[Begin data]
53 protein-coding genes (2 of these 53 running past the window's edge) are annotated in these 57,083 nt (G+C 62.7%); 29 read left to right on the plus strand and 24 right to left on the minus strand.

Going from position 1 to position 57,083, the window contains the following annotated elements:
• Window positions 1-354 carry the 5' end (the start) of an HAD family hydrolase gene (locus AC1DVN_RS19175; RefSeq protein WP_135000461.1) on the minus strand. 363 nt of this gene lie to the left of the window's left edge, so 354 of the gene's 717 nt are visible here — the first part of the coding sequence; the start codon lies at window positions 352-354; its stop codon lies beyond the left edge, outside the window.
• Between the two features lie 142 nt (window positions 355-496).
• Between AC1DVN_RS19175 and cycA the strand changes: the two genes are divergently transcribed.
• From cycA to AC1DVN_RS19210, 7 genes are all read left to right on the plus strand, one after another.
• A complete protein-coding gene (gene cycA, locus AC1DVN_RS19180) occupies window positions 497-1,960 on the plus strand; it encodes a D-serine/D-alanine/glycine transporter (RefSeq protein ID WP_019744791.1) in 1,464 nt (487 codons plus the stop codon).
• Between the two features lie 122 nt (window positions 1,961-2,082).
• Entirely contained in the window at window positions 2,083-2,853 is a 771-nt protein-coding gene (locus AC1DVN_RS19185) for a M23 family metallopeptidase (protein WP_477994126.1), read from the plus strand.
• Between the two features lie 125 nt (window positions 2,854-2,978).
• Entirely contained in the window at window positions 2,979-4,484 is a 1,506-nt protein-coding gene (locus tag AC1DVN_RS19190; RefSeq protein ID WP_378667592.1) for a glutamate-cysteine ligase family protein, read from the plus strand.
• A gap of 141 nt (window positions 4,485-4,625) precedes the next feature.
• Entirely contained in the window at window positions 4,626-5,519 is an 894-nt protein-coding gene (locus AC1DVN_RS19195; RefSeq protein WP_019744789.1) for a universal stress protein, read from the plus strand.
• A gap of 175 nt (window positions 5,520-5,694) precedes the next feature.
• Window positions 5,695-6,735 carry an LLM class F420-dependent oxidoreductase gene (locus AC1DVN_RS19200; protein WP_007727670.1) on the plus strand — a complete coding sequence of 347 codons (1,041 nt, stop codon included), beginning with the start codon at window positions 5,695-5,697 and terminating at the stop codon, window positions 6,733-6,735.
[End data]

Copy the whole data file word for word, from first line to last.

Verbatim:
53 protein-coding genes (2 of these 53 running past the window's edge) are annotated in these 57,083 nt (G+C 62.7%); 29 read left to right on the plus strand and 24 right to left on the minus strand.

Going from position 1 to position 57,083, the window contains the following annotated elements:
• Window positions 1-354 carry the 5' end (the start) of an HAD family hydrolase gene (locus AC1DVN_RS19175; RefSeq protein WP_135000461.1) on the minus strand. 363 nt of this gene lie to the left of the window's left edge, so 354 of the gene's 717 nt are visible here — the first part of the coding sequence; the start codon lies at window positions 352-354; its stop codon lies beyond the left edge, outside the window.
• Between the two features lie 142 nt (window positions 355-496).
• Between AC1DVN_RS19175 and cycA the strand changes: the two genes are divergently transcribed.
• From cycA to AC1DVN_RS19210, 7 genes are all read left to right on the plus strand, one after another.
• A complete protein-coding gene (gene cycA, locus AC1DVN_RS19180) occupies window positions 497-1,960 on the plus strand; it encodes a D-serine/D-alanine/glycine transporter (RefSeq protein ID WP_019744791.1) in 1,464 nt (487 codons plus the stop codon).
• Between the two features lie 122 nt (window positions 1,961-2,082).
• Entirely contained in the window at window positions 2,083-2,853 is a 771-nt protein-coding gene (locus AC1DVN_RS19185) for a M23 family metallopeptidase (protein WP_477994126.1), read from the plus strand.
• Between the two features lie 125 nt (window positions 2,854-2,978).
• Entirely contained in the window at window positions 2,979-4,484 is a 1,506-nt protein-coding gene (locus tag AC1DVN_RS19190; RefSeq protein ID WP_378667592.1) for a glutamate-cysteine ligase family protein, read from the plus strand.
• A gap of 141 nt (window positions 4,485-4,625) precedes the next feature.
• Entirely contained in the window at window positions 4,626-5,519 is an 894-nt protein-coding gene (locus AC1DVN_RS19195; RefSeq protein WP_019744789.1) for a universal stress protein, read from the plus strand.
• A gap of 175 nt (window positions 5,520-5,694) precedes the next feature.
• Window positions 5,695-6,735 carry an LLM class F420-dependent oxidoreductase gene (locus AC1DVN_RS19200; protein WP_007727670.1) on the plus strand — a complete coding sequence of 347 codons (1,041 nt, stop codon included), beginning with the start codon at window positions 5,695-5,697 and terminating at the stop codon, window positions 6,733-6,735.